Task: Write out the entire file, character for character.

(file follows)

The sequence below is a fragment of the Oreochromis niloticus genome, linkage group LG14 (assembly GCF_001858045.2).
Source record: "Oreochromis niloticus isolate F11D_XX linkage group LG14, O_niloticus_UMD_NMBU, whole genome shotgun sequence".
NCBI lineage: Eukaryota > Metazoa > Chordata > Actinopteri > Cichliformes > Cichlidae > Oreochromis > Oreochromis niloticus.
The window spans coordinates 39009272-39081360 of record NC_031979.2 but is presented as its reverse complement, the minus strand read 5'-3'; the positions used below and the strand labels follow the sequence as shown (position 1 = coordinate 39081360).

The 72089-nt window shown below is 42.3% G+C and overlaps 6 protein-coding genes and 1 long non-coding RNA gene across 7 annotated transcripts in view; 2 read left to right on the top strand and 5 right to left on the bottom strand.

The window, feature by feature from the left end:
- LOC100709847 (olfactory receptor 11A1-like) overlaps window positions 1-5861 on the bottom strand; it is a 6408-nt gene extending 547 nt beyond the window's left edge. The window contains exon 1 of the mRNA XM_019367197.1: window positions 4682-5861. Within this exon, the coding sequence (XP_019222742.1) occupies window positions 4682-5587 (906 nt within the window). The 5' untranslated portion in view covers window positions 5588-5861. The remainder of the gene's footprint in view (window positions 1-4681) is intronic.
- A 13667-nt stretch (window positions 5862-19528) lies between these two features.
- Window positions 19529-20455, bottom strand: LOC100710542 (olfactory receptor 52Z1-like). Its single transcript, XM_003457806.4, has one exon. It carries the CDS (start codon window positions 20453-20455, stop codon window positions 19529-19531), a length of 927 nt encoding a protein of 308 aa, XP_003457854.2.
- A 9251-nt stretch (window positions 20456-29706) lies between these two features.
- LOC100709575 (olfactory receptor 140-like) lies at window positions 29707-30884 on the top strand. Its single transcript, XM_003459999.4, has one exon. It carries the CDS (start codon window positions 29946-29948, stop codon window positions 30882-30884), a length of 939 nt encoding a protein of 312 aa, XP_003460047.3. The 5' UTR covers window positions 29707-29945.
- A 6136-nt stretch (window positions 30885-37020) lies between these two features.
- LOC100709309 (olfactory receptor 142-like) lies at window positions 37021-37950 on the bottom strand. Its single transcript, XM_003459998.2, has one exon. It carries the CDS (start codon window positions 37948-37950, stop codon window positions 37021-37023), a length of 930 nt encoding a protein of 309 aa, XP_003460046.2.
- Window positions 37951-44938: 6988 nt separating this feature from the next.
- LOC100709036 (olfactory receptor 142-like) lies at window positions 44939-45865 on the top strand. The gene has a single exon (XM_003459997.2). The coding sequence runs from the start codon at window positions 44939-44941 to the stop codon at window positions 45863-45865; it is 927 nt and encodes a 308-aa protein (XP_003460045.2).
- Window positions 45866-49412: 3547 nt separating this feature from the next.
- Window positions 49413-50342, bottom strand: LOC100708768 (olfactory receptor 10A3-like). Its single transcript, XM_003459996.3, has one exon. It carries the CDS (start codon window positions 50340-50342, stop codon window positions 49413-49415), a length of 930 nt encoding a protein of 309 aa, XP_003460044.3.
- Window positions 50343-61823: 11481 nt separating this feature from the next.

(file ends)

The sequence below is a fragment of the Oreochromis niloticus genome, linkage group LG14 (assembly GCF_001858045.2).
Source record: "Oreochromis niloticus isolate F11D_XX linkage group LG14, O_niloticus_UMD_NMBU, whole genome shotgun sequence".
NCBI lineage: Eukaryota > Metazoa > Chordata > Actinopteri > Cichliformes > Cichlidae > Oreochromis > Oreochromis niloticus.
The window spans coordinates 39009272-39081360 of record NC_031979.2 but is presented as its reverse complement, the minus strand read 5'-3'; the positions used below and the strand labels follow the sequence as shown (position 1 = coordinate 39081360).

The 72089-nt window shown below is 42.3% G+C and overlaps 6 protein-coding genes and 1 long non-coding RNA gene across 7 annotated transcripts in view; 2 read left to right on the top strand and 5 right to left on the bottom strand.

The window, feature by feature from the left end:
- LOC100709847 (olfactory receptor 11A1-like) overlaps window positions 1-5861 on the bottom strand; it is a 6408-nt gene extending 547 nt beyond the window's left edge. The window contains exon 1 of the mRNA XM_019367197.1: window positions 4682-5861. Within this exon, the coding sequence (XP_019222742.1) occupies window positions 4682-5587 (906 nt within the window). The 5' untranslated portion in view covers window positions 5588-5861. The remainder of the gene's footprint in view (window positions 1-4681) is intronic.
- A 13667-nt stretch (window positions 5862-19528) lies between these two features.
- Window positions 19529-20455, bottom strand: LOC100710542 (olfactory receptor 52Z1-like). Its single transcript, XM_003457806.4, has one exon. It carries the CDS (start codon window positions 20453-20455, stop codon window positions 19529-19531), a length of 927 nt encoding a protein of 308 aa, XP_003457854.2.
- A 9251-nt stretch (window positions 20456-29706) lies between these two features.
- LOC100709575 (olfactory receptor 140-like) lies at window positions 29707-30884 on the top strand. Its single transcript, XM_003459999.4, has one exon. It carries the CDS (start codon window positions 29946-29948, stop codon window positions 30882-30884), a length of 939 nt encoding a protein of 312 aa, XP_003460047.3. The 5' UTR covers window positions 29707-29945.
- A 6136-nt stretch (window positions 30885-37020) lies between these two features.
- LOC100709309 (olfactory receptor 142-like) lies at window positions 37021-37950 on the bottom strand. Its single transcript, XM_003459998.2, has one exon. It carries the CDS (start codon window positions 37948-37950, stop codon window positions 37021-37023), a length of 930 nt encoding a protein of 309 aa, XP_003460046.2.
- Window positions 37951-44938: 6988 nt separating this feature from the next.
- LOC100709036 (olfactory receptor 142-like) lies at window positions 44939-45865 on the top strand. The gene has a single exon (XM_003459997.2). The coding sequence runs from the start codon at window positions 44939-44941 to the stop codon at window positions 45863-45865; it is 927 nt and encodes a 308-aa protein (XP_003460045.2).
- Window positions 45866-49412: 3547 nt separating this feature from the next.
- Window positions 49413-50342, bottom strand: LOC100708768 (olfactory receptor 10A3-like). Its single transcript, XM_003459996.3, has one exon. It carries the CDS (start codon window positions 50340-50342, stop codon window positions 49413-49415), a length of 930 nt encoding a protein of 309 aa, XP_003460044.3.
- Window positions 50343-61823: 11481 nt separating this feature from the next.